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Low-Sugar Festive Menu Inspiration

Low-Sugar Festive Menu Inspiration

It’s that time of year again! While the festive season brings holiday cheer and gift-giving galore, it also brings something else: overindulgence in some of the sweetest and most luxurious foods. One of the best things about Christmas is getting together with loved ones and sharing in the delicious festivities – but the meal you feast upon at Christmas is one that you generally wouldn’t indulge in at any other time of the year.

What many people look forward to most at this time of year are the sweet and scrumptious desserts and side dishes that often get snapped up before anyone has the time to go back for seconds. But how does all this food affect your immunity? Can overindulging in sugar during the holidays be bad for your immune health? Read on to find out.

How does sugar disrupt immunity?

The immune system, although complex and intricate in nature, can be quite fickle in the sense that it can be set off easily. When you chow down on all the delicious offerings at your holiday table, that sugar and carbohydrate overload turns into glucose in your blood. When you indulge a little too much, your blood sugar spikes and your immune system becomes suppressed.

Research shows that an overabundance of sugar can essentially put white blood cells, which are immune cells designed to fight off infection, in a little coma – and unconscious white blood cells means a severely disadvantaged immune system. While one little piece of fruitcake or a couple of sugar cookies aren’t going to hit you that hard, chances are you’ll be consuming these kinds of things frequently throughout the holiday season.

The good news is that you can still enjoy a Christmas feast without having to disable your white blood cells from being able to react to pathogens! There are tons of low-sugar Christmas recipes bound to taste great without all the negative health effects.


Image by Kelsey Chance on Unsplash: Cutting back on sugar will ensure your immunity doesn’t suffer from Christmas dinner.


Clean eating Christmas dinner

Let’s start with the main course. There are several side dishes that can up the sugar in your bloodstream without you even realizing – for example, sweet potato casserole. Sweet potatoes have quite a bit of sugar themselves, and yet most recipes call for an additional cup of added sugar (not to mention the marshmallow topping favored by many!). Why not try a no-sugar-added casserole instead? Instead of extra sugar, you can break out the spices and sweeten up your dish with cinnamon, ginger, vanilla extract, and dried fruit.

During Christmas dinner, you’ll also want to make sure that you have some greens on the table. A salad full of leafy green vegetables and a simple homemade olive oil dressing may not steal the show, but it will give you some much-needed nutrients and roughage to go along with all the other richness. You could try sautéing some kale, spinach, and broccoli with a little garlic for a smart dish that is good for you and your body’s sugar levels.

Last but not least, the cranberry sauce that everyone loves is also typically full of added sugar. Instead of making the sauce you make every year (no matter how delicious it is!), you could try a no-sugar-added cranberry sauce that is made of four simple ingredients: apple cider, pitted dates, fresh or frozen cranberries, and vanilla extract. Your guests will still love the tart sweetness of the sauce and they’ll be none the wiser that you’re looking out for their health.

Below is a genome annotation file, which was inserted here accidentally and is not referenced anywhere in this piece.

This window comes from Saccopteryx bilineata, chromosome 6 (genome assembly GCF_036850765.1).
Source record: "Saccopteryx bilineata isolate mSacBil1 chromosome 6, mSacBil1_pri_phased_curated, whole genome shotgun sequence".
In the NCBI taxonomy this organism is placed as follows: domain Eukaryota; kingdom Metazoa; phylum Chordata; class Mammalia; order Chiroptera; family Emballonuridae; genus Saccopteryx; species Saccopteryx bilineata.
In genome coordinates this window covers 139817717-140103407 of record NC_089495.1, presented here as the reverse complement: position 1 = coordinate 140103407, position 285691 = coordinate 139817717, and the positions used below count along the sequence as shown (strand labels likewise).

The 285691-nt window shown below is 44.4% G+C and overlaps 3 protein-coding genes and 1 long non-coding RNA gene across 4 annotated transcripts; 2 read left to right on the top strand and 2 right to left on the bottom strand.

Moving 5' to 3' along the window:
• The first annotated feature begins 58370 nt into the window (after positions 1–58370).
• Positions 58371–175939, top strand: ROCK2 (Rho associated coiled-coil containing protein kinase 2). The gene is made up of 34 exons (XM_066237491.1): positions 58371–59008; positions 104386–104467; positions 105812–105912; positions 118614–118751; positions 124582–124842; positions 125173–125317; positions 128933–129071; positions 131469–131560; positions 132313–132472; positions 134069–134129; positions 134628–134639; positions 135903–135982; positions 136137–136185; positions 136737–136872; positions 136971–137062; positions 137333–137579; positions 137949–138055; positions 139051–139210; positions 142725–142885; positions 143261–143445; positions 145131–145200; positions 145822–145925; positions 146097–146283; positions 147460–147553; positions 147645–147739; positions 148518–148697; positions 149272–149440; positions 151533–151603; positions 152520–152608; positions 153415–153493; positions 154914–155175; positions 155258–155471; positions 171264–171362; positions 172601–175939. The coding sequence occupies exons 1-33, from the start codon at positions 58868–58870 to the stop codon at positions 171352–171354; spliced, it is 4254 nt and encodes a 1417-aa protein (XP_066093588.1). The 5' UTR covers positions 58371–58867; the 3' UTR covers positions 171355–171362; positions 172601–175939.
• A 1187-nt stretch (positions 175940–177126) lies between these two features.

Healthy holiday snacks

Instead of reaching for the typical cookies and chocolates this year, why not make a snack that is good for your tastebuds and your blood sugar levels? Things such as a holiday-themed charcuterie board are bound to be a smash while your guests wait for the main event, and you can make it a delicious spread that it’s filled with sugar-free decadence.
You can still have some sweetness on the board, of course – try using foods with naturally occurring sugars like grapes and pomegranates. Having a small selection of fruit surrounded by a heaping pile of deliciously cured meats and aged cheeses is a great way to avoid any next-day guilt or sugar high crashes.


Image by Anto Meneghini on Unsplash: A charcuterie board can be a great sweet-snack alternative to help you maintain your clean-eating Christmas dinner.


Low-sugar holiday desserts

One of the most anticipated parts of Christmas dinner is the dessert, but it really does seal the deal on the overabundance of sugar during your holiday feast. To ensure that all your hard work making a clean Christmas dinner doesn’t go to waste, you’ll want to keep it going with low-sugar holiday desserts.

A typical sweet treat like apple pie is generally full of sugar – but you can cut down by choosing naturally sweet apples and removing the added sugar completely. Using cinnamon and small amount of a natural sugar such as honey or maple syrup can help to regulate sugar levels while still keeping that sweet and delicious holiday taste.

While it might be tempting to throw caution to the wind and stick with a sugar-filled feast, it’s important to be aware of what this may be doing to your body. And when there are so many ways to eat clean during the holidays and still enjoy extra treats, you really don’t have to give up your holiday indulgence altogether! Simply tweak your recipes slightly and you’ll have an immune-happy meal plan ready to be devoured.


Featured image by Priscilla Du Preez on Unsplash

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